Abstract: “This article describes a study employing a risk-assessment methodology for evaluating uncertain future climatic conditions. To understand the implications of uncertainty on risk and to provide a near-term rationale for policy interventions, the study estimated the impacts from responses to climate change on U.S. state- and national-level economic activity. The study used results of the climate-model CMIP3 dataset developed for the Intergovernmental Panel on Climate Change’s (IPCC) Fourth Assessment Report to 1) estimate a proxy for representing climate uncertainty over the next 40 years, 2) map the simulated weather from the climate models hydrologically to the county level to determine the physical consequences on economic activity at the state level, and 3) perform a detailed, economy-wide, 70-industry analysis of economic impacts among the interdependent lower-48 states for the years 2010 through 2050. The analysis determined the interacting industry-level effects, employment impacts at the state level, interstate population migration, consequences to personal income, and ramifications for the U.S. trade balance. When compared to a baseline economic forecast, the calculations produced an average risk of damage of $1 trillion to the U.S. economy from climate change over the next 40 years, with losses in employment equivalent to nearly 7 million full-time jobs. Added uncertainty would increase the estimated risk.”

Citation: George A. Backus, Thomas S. Lowry and Drake E. Warren, Climatic Change, 2012, DOI: 10.1007/s10584-012-0511-8.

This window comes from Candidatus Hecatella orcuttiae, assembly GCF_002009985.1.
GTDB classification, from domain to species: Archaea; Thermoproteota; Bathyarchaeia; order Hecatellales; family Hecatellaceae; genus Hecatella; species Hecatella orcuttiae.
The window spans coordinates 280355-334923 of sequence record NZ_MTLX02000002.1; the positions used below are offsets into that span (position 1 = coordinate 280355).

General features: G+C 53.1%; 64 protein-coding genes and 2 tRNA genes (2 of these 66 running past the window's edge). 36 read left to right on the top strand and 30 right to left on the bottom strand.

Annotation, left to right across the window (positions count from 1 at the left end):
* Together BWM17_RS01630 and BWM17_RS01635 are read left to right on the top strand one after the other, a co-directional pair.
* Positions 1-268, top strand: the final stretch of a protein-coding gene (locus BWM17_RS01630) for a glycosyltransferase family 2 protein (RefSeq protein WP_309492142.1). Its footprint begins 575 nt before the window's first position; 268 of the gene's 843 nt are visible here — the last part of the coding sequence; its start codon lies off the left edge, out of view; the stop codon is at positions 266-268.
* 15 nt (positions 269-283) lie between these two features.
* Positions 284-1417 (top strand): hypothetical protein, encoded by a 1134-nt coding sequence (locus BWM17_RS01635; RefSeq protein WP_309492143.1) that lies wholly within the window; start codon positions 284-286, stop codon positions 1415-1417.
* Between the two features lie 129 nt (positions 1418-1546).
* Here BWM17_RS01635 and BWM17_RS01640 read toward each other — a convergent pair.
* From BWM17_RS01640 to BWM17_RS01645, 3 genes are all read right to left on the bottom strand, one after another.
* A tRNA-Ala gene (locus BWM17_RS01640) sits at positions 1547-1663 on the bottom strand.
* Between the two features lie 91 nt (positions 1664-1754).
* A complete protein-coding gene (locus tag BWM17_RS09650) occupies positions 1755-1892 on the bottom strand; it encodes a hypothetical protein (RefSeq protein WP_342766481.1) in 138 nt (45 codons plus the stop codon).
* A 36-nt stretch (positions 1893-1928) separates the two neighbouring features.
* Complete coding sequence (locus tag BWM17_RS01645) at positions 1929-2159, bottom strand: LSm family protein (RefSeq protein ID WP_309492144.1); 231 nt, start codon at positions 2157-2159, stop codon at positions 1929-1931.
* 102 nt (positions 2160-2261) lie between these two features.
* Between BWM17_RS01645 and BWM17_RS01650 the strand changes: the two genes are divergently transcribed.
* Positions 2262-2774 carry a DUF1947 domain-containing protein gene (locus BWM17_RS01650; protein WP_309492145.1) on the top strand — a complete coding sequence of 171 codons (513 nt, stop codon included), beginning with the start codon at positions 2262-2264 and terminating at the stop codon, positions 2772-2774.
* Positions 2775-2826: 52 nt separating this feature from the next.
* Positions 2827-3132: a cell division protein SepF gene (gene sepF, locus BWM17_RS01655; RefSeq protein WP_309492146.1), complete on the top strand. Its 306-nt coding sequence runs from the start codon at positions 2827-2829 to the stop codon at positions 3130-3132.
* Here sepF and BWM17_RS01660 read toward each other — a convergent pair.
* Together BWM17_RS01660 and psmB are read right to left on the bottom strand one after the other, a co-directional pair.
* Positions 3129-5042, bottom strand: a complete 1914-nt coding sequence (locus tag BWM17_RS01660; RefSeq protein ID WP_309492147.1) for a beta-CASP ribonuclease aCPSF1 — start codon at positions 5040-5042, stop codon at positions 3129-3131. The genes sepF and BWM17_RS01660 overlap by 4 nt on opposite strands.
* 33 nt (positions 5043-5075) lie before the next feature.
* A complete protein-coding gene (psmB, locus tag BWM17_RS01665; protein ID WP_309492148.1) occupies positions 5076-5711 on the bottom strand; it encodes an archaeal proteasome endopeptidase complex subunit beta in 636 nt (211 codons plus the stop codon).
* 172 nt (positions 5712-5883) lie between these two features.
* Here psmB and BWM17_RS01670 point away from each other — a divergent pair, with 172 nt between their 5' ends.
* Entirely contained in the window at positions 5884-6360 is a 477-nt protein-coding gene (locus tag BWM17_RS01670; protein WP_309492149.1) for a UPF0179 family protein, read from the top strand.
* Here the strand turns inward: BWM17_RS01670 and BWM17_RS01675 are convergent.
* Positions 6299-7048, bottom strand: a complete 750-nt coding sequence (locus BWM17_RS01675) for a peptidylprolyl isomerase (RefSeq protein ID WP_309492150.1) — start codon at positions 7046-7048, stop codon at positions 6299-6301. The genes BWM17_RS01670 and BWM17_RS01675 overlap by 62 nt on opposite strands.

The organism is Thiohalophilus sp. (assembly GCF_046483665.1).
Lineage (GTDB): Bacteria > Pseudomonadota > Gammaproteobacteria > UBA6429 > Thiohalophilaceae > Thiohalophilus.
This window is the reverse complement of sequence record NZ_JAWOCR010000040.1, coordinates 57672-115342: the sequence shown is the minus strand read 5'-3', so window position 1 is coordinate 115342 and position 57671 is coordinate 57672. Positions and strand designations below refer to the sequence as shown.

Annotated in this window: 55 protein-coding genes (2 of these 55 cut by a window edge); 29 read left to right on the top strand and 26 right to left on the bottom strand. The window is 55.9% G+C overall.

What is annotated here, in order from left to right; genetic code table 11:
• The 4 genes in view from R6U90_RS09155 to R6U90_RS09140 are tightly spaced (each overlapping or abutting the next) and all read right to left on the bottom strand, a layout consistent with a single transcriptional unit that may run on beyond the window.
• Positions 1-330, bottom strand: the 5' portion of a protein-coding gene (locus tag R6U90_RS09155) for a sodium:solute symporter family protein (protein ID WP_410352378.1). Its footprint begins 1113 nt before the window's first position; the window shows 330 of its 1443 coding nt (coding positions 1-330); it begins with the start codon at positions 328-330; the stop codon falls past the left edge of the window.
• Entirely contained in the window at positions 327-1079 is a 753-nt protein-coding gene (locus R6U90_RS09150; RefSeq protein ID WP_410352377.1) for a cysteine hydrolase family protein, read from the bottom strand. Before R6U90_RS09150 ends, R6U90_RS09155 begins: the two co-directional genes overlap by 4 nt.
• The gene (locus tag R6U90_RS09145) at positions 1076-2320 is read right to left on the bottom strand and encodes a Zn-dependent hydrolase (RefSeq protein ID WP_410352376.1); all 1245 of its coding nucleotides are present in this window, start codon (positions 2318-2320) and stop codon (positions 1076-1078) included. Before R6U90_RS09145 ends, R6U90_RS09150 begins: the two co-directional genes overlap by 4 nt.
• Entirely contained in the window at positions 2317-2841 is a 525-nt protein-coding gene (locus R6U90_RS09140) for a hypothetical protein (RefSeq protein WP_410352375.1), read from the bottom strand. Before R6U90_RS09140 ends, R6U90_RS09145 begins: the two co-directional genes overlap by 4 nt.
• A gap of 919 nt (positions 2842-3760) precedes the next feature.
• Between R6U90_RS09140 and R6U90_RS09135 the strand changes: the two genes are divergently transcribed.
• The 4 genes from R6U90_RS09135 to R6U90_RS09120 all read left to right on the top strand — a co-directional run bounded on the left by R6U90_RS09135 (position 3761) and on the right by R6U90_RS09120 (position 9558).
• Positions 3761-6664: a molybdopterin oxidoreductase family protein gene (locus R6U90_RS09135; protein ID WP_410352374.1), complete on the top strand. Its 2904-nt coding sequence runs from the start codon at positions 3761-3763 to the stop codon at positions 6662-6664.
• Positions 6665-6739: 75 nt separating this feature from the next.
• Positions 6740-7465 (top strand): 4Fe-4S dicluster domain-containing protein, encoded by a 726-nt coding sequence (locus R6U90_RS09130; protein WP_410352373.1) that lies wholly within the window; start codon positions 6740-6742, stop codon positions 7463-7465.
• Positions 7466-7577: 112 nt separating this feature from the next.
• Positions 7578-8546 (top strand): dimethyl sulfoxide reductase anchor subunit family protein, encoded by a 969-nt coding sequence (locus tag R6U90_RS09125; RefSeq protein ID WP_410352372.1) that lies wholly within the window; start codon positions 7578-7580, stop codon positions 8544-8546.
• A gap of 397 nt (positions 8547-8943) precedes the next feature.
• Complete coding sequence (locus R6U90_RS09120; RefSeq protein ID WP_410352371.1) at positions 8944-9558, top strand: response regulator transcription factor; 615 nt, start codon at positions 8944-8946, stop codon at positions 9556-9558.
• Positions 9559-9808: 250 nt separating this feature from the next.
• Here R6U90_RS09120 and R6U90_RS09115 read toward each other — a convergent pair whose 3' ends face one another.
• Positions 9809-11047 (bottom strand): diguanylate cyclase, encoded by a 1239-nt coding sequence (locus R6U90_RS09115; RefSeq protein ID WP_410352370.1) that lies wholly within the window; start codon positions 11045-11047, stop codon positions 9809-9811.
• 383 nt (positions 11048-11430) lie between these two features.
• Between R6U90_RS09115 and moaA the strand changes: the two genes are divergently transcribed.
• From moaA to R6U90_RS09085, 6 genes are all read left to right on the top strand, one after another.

South Asia has gotten more foggy

On the fog variability over south Asia – Syed et al. (2012) [FULL TEXT]

Abstract: “An increasing trend in fog frequencies over south Asia during winter in the last few decades has resulted in large economical losses and has caused substantial difficulties in the daily lives of people. In order to better understand the fog phenomenon, we investigated the climatology, inter-annual variability and trends in the fog occurrence from 1976 to 2010 using observational data from 82 stations, well distributed over India and Pakistan. Fog blankets large area from Pakistan to Bangladesh across north India from west to east running almost parallel to south of the Himalayas. An EOF analysis revealed that the fog variability over the whole region is coupled and therefore must be governed by some large scale phenomenon on the inter-annual time scale. Significant positive trends were found in the fog frequency but this increase is not gradual, as with the humidity, but comprises of two distinct regimes shifts, in 1990 and 1998, with respect to both mean and variance. The fog is also detected in ERA-Interim 3 hourly, surface and model level forecast data when using the concept of “cross-over temperature” combined with boundary layer stability. This fog index is able to reproduce the regime shift around 1998 and shows that the method can be applied to analyze fog over south Asia. The inter-annual variability seems to be associated with the wave train originating from the North Atlantic in the upper troposphere that when causing higher pressure over the region results in an increased boundary layer stability and surface-near relative humidity. The trend and shifts in the fog occurrence seems to be associated with the gradual increasing trend in relative humidity from 1990 onwards.”

Citation: F. S. Syed, H. Körnich and M. Tjernström, Climate Dynamics, 2012, DOI: 10.1007/s00382-012-1414-0.


Netherlands is currently experiencing a minimum in windstorms

A 101 year record of windstorms in the Netherlands – Cusack (2012)